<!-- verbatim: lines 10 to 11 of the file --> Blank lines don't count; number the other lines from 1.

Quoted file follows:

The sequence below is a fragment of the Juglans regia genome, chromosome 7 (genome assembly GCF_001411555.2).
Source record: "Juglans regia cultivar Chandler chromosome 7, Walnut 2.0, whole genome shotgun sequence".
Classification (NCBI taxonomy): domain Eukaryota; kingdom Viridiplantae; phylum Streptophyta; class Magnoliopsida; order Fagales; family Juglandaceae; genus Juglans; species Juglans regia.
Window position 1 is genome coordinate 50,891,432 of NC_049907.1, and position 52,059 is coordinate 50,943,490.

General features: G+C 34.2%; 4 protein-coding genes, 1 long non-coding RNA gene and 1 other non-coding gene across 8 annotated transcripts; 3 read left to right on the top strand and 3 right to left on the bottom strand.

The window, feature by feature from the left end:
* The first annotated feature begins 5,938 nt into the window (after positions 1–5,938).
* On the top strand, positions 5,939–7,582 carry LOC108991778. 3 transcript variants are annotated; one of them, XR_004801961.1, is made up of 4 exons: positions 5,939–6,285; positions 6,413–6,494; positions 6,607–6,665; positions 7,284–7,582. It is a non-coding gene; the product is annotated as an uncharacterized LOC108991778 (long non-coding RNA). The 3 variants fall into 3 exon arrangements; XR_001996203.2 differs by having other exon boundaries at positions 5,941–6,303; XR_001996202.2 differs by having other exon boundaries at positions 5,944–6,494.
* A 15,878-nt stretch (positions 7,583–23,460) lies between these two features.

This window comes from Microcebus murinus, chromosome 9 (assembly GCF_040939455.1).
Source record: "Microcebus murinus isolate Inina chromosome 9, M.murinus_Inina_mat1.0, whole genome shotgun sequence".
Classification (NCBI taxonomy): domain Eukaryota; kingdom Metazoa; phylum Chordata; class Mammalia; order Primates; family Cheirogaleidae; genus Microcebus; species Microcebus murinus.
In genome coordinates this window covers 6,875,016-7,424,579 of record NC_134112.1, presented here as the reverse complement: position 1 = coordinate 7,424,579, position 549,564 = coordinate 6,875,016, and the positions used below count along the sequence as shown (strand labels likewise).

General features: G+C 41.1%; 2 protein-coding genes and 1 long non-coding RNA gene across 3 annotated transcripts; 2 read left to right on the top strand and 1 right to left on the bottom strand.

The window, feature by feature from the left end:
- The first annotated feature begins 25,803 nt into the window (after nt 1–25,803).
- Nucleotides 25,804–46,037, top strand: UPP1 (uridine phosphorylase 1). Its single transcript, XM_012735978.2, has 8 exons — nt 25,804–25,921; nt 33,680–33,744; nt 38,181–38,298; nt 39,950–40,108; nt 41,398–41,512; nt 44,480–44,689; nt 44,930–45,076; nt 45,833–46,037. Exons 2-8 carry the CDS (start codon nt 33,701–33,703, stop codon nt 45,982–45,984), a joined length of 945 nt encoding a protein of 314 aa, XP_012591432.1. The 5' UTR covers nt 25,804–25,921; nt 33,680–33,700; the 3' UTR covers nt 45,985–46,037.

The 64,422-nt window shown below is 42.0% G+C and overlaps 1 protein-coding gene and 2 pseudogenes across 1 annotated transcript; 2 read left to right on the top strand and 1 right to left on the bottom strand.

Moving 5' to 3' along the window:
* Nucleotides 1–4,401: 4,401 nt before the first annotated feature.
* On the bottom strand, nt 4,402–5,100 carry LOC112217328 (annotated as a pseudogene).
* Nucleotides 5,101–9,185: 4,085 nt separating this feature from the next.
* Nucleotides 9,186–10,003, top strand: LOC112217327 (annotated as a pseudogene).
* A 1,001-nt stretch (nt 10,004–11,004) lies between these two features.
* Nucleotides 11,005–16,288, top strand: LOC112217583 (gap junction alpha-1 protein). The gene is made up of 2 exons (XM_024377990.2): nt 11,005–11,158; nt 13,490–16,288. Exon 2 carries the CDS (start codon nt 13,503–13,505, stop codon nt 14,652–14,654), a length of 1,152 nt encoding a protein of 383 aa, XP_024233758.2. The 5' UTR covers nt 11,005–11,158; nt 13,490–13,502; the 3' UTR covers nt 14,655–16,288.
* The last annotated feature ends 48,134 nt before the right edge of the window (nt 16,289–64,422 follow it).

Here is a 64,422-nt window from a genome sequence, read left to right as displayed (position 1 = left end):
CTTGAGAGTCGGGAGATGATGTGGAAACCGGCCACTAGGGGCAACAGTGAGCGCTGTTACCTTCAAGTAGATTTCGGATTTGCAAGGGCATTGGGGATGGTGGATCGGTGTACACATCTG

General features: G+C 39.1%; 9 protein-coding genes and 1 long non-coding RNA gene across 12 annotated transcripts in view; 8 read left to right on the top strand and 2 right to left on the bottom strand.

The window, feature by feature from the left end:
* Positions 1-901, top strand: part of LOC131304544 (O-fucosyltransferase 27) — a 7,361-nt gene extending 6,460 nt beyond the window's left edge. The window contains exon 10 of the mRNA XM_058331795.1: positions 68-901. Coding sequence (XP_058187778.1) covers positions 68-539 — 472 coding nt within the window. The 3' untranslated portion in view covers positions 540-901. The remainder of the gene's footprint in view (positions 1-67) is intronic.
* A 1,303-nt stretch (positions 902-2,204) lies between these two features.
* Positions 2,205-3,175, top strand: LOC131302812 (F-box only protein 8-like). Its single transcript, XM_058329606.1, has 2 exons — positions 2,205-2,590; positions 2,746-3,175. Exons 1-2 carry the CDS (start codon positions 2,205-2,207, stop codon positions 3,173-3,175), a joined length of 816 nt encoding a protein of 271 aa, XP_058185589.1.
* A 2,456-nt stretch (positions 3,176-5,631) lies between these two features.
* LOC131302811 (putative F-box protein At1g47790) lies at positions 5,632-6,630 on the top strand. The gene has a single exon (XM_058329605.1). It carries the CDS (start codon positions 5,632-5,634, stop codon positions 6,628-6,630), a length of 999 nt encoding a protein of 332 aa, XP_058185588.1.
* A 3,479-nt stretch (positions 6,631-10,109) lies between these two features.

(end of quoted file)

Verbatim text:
This window comes from Microcebus murinus, chromosome 9 (assembly GCF_040939455.1).
Source record: "Microcebus murinus isolate Inina chromosome 9, M.murinus_Inina_mat1.0, whole genome shotgun sequence".